galatians - week three

Here is the introductory page for Galatians chapter three and week three of our congregational conversation about Paul's Letter to the Galatians ...

In preparation for our time together read Galatians, chapter three. Note your own questions and insights. Bring them with you to our conversation. Consider these questions:

In verse one Paul says: “It was before your eyes that Jesus Christ was publicly exhibited as crucified!” We have glimpses of the description that Paul offered of the events of Holy Week in I Corinthians 11:23-26 & 15:1-11. What is your reaction to Paul’s focus on the cross and resurrection rather than on the life and teachings of Jesus?

“Paul told the Galatians the hideous story of Jesus’ death by crucifixion, not, to be sure, so as to bring them to cheap tears, but so as to bring them face-to-face with three facts: (a) Jesus died as a condemned criminal. (b) His death is the event in which God has begun to free the whole of the cosmos from bondage to the powers of evil (1:4). (c) The Galatians were grasped by God in the realistic message of this death, and their being so grasped was signified in the baptism by which they participated in the death of that condemned criminal (Galatians 3:13, 26-29) … Paul told the Galatians neither some of Jesus’ parables nor a story of his life. He vividly narrated the essentially punctiliar event of Jesus’ betrayal, condemnation crucifixion, and resurrection.” (J. Louis Martyn, Galatians, p. 283)

In verse two Paul asks: “Did you receive the Spirit by doing the works of the law or by believing what you heard?” He claims that their life as a church owes its origin to the Spirit that entered their lives when they heard about the crucifixion and resurrection. What kind of spirit informs a church grounded in the cross and resurrection? How might it differ from the spirit that informs a church grounded in “doing works of the law”?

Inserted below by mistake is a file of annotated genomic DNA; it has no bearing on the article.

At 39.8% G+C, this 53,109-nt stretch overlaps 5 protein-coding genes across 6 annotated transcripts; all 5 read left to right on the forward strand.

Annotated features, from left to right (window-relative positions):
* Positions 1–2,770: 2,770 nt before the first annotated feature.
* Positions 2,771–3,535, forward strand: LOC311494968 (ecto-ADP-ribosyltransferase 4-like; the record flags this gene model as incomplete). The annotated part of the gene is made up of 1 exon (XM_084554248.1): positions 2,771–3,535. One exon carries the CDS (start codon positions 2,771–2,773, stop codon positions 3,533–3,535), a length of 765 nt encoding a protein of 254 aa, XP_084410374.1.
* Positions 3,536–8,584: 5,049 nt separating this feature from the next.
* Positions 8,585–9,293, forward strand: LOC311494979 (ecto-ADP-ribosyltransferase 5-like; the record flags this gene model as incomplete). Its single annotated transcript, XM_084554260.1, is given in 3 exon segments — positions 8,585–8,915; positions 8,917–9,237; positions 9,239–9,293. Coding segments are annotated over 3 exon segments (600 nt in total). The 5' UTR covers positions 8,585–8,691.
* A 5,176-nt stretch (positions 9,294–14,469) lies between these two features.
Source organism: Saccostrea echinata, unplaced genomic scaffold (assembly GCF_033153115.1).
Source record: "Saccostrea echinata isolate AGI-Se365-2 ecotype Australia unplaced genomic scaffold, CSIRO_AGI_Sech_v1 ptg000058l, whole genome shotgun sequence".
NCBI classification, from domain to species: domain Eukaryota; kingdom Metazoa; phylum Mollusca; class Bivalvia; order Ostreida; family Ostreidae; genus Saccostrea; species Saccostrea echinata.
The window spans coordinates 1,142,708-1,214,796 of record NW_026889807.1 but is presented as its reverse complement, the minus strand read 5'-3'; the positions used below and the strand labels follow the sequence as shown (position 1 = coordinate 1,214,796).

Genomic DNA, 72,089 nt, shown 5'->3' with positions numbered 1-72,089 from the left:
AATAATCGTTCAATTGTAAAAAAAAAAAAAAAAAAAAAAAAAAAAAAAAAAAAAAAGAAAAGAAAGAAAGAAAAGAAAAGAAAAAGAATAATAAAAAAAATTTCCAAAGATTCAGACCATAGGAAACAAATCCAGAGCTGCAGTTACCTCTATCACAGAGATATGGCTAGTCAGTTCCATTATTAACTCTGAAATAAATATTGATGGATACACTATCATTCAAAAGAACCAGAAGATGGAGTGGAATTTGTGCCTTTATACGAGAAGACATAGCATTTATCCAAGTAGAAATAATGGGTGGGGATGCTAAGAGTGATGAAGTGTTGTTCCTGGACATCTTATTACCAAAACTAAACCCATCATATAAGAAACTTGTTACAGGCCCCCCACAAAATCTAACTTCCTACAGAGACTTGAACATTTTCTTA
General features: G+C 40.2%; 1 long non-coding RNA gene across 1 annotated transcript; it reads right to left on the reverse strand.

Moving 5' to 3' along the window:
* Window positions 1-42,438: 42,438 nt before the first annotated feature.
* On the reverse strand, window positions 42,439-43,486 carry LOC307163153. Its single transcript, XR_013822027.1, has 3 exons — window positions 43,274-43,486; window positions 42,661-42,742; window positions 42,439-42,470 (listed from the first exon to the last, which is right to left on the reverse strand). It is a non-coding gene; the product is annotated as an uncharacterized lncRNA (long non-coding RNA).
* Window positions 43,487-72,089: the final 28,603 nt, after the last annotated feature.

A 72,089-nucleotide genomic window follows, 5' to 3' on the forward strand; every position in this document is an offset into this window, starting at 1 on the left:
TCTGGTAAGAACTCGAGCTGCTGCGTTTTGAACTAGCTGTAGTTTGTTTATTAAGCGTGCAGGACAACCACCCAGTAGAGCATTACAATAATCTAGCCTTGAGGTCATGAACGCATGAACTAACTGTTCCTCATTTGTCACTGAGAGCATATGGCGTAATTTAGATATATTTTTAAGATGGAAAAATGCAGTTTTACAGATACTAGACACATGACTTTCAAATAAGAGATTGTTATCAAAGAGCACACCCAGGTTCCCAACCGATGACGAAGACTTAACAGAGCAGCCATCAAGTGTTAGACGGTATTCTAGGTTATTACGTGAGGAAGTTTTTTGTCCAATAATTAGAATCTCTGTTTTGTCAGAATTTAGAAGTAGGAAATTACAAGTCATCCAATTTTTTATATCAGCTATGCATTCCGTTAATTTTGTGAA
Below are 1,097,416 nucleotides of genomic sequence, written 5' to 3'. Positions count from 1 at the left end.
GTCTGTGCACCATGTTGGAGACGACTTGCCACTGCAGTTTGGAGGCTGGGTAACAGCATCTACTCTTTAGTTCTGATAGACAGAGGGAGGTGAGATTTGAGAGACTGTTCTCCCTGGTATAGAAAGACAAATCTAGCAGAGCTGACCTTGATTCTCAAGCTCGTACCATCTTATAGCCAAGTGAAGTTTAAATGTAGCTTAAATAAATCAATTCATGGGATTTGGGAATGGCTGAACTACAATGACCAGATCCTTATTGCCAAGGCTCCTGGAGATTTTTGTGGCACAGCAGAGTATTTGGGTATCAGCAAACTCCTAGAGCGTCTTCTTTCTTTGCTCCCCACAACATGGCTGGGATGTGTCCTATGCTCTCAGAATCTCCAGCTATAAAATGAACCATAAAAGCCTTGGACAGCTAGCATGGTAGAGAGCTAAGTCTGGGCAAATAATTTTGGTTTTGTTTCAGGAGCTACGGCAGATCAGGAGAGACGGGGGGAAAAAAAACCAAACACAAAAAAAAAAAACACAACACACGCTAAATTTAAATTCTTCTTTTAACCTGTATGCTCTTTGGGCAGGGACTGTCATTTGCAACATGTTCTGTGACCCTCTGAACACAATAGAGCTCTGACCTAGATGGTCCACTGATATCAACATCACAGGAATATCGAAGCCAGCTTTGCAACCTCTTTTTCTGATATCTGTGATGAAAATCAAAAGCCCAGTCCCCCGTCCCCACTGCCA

In verse eight Paul writes: “And the scripture, foreseeing that God would justify the Gentiles by faith, declared the gospel beforehand to Abraham, saying ‘All the Gentiles shall be blessed in you’. For this reason, those who believe are blessed with Abraham who believed.” What do you make of this definition of the gospel? How would you define the gospel in a sentence?

“The unwritten logic of Paul’s claim must be something like this: (a) Scripture promises that Gentiles will be blessed in Abraham. (b) Gentile Christian communities, who – like Abraham – have come to believe in Israel’s God apart from the Sinai Torah, have experienced the blessing of the Holy Spirit, palpably present in their midst. (c) Therefore, this experienced Spirit must be the promised blessing of which Scripture speak … So self-evident does this rereading appear to Paul that he does not even bother to justify it.” (Richard B. Hays, Echoes of Scripture in the Letters of Paul, p. 110)       

What difference does it make if the church is an offspring of the covenant with Abraham rather than of the covenant with Moses? How would you describe what it is like to “receive the promise of the Spirit through faith” (Galatians 3:14)?

Perhaps the most well known lines from this letter are: “As many of you as were baptized into Christ have clothed yourselves with Christ. There is no longer Jew or Greek, there is no longer slave or free, there is no longer male or female; for all of you are one in Christ Jesus” (Galatians 3:27-28 – compare I Corinthians 12:12-13). How might you interpret this passage? What is Paul trying to say? How do the changes in the Galatian church reveal to Paul that it is in danger of forgetting its baptismal identity?

Note also "children of the promise" and "An Apocalypse of Jesus Christ".

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